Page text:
Tape 3 (Sides 5-6) Backstairs struggle of union in later years and the nature of the steelmaking trade; struggle to maintain the Seattle SWP, especially leadership role of Clara, Dick Frazier and himself. Surviving McCarthyite period, door-to-door organizing activities. Attempting to recruit CP members, especially after 1956 revelations.

Tape 4 (Sides 7-8)  Trotskyists and the Cuban Revolution; the degeneration of theory in the SWP, in regards the Russian situation, and the role of James Cannon in later years. Other groups including the Cochranites. Failure to recruit from and relate to the New Left.

Tape 5 (Sides 9-10) Attempts to reorganize in tune for the 1960s. Problem of Clara becoming a leader precipitating fight within branch on semi-valid grounds of Dick Frazier. Recalling the campus anti-war movement in Seattle with Frank’s son one of the leaders, and George Arthur the other leader.

Interview with Frank Krasnowsky (Yiddish folksinger and theater impresario, Seattle), with Paul Buhle May, 1996

PB: Let’s talk about your parents

FK : My mother was a Jewish and Yiddish anarchist, my father was an old Wobbly named Harry Paxton Howard. My mother was born in 1896 in Byeloruss, came to the US around 1904; my father comes from an old old American family, probably connected..Harry told her, probably connected to General Howard. He was probably from a wealthy family, but his father rebelled against his family and became a hermit–we used to look around and see if some hermit was his father–and my father was a Wobbly agitator in Chicago. I was named for Frank Little, the Wobbly lynched during World War One.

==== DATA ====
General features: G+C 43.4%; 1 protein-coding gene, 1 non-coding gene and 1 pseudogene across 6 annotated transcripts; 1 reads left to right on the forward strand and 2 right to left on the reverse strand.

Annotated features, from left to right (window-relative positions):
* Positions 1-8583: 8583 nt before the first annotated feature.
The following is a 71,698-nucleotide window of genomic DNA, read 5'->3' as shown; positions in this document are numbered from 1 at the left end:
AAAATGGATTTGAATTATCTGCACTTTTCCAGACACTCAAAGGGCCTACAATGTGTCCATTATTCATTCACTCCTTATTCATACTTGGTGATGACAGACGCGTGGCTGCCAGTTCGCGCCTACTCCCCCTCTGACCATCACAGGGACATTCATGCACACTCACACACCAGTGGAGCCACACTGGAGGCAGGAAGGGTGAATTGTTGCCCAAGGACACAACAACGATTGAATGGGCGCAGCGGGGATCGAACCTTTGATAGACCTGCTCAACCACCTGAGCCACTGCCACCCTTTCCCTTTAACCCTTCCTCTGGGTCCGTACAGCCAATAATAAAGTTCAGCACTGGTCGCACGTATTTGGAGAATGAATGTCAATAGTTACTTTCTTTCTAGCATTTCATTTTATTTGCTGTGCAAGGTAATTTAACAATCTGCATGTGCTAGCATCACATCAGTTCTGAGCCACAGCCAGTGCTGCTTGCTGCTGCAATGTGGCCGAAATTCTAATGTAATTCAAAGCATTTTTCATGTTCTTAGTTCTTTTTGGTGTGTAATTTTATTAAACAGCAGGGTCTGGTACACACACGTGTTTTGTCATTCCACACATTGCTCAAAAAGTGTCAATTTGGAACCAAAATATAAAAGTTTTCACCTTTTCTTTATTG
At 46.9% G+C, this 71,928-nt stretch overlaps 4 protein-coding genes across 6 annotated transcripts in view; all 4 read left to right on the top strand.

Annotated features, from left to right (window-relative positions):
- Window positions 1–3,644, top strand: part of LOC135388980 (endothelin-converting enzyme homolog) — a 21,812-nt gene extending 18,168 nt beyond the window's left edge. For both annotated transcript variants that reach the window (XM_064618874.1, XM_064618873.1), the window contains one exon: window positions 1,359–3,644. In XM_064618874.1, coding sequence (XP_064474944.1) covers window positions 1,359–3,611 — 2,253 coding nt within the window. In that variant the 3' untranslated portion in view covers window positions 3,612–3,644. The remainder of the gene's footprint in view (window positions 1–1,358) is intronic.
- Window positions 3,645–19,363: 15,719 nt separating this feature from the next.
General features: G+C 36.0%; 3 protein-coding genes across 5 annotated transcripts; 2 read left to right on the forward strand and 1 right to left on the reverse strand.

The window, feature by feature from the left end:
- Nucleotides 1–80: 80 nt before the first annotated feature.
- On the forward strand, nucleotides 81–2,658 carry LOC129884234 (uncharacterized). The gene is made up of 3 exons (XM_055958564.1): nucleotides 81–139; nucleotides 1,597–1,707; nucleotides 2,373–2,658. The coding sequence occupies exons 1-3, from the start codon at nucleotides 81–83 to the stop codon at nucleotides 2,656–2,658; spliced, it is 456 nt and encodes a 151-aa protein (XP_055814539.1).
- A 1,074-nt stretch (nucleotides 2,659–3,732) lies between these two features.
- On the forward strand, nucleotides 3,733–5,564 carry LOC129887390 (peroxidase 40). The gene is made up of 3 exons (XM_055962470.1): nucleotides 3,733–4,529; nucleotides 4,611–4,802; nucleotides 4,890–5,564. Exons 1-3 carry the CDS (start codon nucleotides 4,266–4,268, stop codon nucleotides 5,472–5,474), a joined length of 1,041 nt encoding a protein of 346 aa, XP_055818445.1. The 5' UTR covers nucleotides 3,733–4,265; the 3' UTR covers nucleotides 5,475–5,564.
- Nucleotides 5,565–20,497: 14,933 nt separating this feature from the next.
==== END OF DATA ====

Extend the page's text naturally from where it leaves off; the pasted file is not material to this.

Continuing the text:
PB: Were your mother’s family political at all?

FK: Some were religious, some radical. My grandfather  had a falling out with my mother when she married Harry Paxton Howard. She was already an atheist anyway. He actually disowned her for a while.  But they were very fond of each other anyway.

She went to work in the garment trade at 8, she could pass for 12. The family was in a rough situation and she was the oldest daughter. He also brought his own mother with him,  she lived to be 110. She died about 1945, just before he died. He still couldn’t speak English, she told people she would learn it pretty soon. Who figures at 60 and living in a Jewish community that she would have to learn a new language? But she could read and write in Yiddish, which gives the lie, as far as I’m concerned, to stories about Jewish girls not being able to read. They learned to read and write because their parents snuck it in.

One of the things I’m reading about in Yiddish is that girls used to get these novels. There’s almost no record in the middle of the nineteenth century of novels in Yiddish, they were published in just one edition. A lot of these stories were romance written by women, and just disappeared.

My mother’s parent’s came to escape the pogroms. I don’t know what her father did in Russia. Here he ran a fish store. He was lower middle class, like most of the Jewish business in Chicago. I don’t know what part of Chicago.

PB: Your father and mother met in Chicago?

FK: Probably thru the IWW or the garment workers. My mother knew Emma Goldman and went to meetings of the anarchists there. They had a nice torrid little romance as most people had at a young age. They also went to the theater together. When they left the US in 1917, to help the Russian revolution, she was already 21. That’s how I wound up with my name, Krasnowsky. They wanted to travel thru Sibera at the time of Kolchok’s Army. But after they arrived in Japan, where my mother was pregnant [they couldn't travel further]. They met hundreds of other Jews trying to get back. My father learned Russian on the trip over. They used my mother’s name because they couldn’t get in with the name Howard.